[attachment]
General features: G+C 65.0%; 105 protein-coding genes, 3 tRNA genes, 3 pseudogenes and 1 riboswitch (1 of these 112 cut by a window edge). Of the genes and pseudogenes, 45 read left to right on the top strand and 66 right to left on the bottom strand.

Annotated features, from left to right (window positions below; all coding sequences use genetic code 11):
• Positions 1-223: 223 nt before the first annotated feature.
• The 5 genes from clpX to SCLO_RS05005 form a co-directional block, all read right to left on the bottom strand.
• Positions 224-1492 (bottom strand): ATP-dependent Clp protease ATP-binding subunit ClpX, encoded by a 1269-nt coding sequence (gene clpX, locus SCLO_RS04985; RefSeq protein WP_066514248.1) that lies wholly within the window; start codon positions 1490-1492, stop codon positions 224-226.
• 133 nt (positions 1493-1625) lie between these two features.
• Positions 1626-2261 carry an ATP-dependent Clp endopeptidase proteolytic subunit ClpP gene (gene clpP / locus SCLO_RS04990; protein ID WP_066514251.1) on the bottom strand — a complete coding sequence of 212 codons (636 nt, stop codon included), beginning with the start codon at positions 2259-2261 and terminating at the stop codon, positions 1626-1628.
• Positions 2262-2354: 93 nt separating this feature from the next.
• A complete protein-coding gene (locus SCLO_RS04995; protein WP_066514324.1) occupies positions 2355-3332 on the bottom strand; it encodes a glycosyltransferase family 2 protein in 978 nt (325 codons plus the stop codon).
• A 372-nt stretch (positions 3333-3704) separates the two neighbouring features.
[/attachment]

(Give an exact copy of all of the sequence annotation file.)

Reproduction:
General features: G+C 65.0%; 105 protein-coding genes, 3 tRNA genes, 3 pseudogenes and 1 riboswitch (1 of these 112 cut by a window edge). Of the genes and pseudogenes, 45 read left to right on the top strand and 66 right to left on the bottom strand.

Annotated features, from left to right (window positions below; all coding sequences use genetic code 11):
• Positions 1-223: 223 nt before the first annotated feature.
• The 5 genes from clpX to SCLO_RS05005 form a co-directional block, all read right to left on the bottom strand.
• Positions 224-1492 (bottom strand): ATP-dependent Clp protease ATP-binding subunit ClpX, encoded by a 1269-nt coding sequence (gene clpX, locus SCLO_RS04985; RefSeq protein WP_066514248.1) that lies wholly within the window; start codon positions 1490-1492, stop codon positions 224-226.
• 133 nt (positions 1493-1625) lie between these two features.
• Positions 1626-2261 carry an ATP-dependent Clp endopeptidase proteolytic subunit ClpP gene (gene clpP / locus SCLO_RS04990; protein ID WP_066514251.1) on the bottom strand — a complete coding sequence of 212 codons (636 nt, stop codon included), beginning with the start codon at positions 2259-2261 and terminating at the stop codon, positions 1626-1628.
• Positions 2262-2354: 93 nt separating this feature from the next.
• A complete protein-coding gene (locus SCLO_RS04995; protein WP_066514324.1) occupies positions 2355-3332 on the bottom strand; it encodes a glycosyltransferase family 2 protein in 978 nt (325 codons plus the stop codon).
• A 372-nt stretch (positions 3333-3704) separates the two neighbouring features.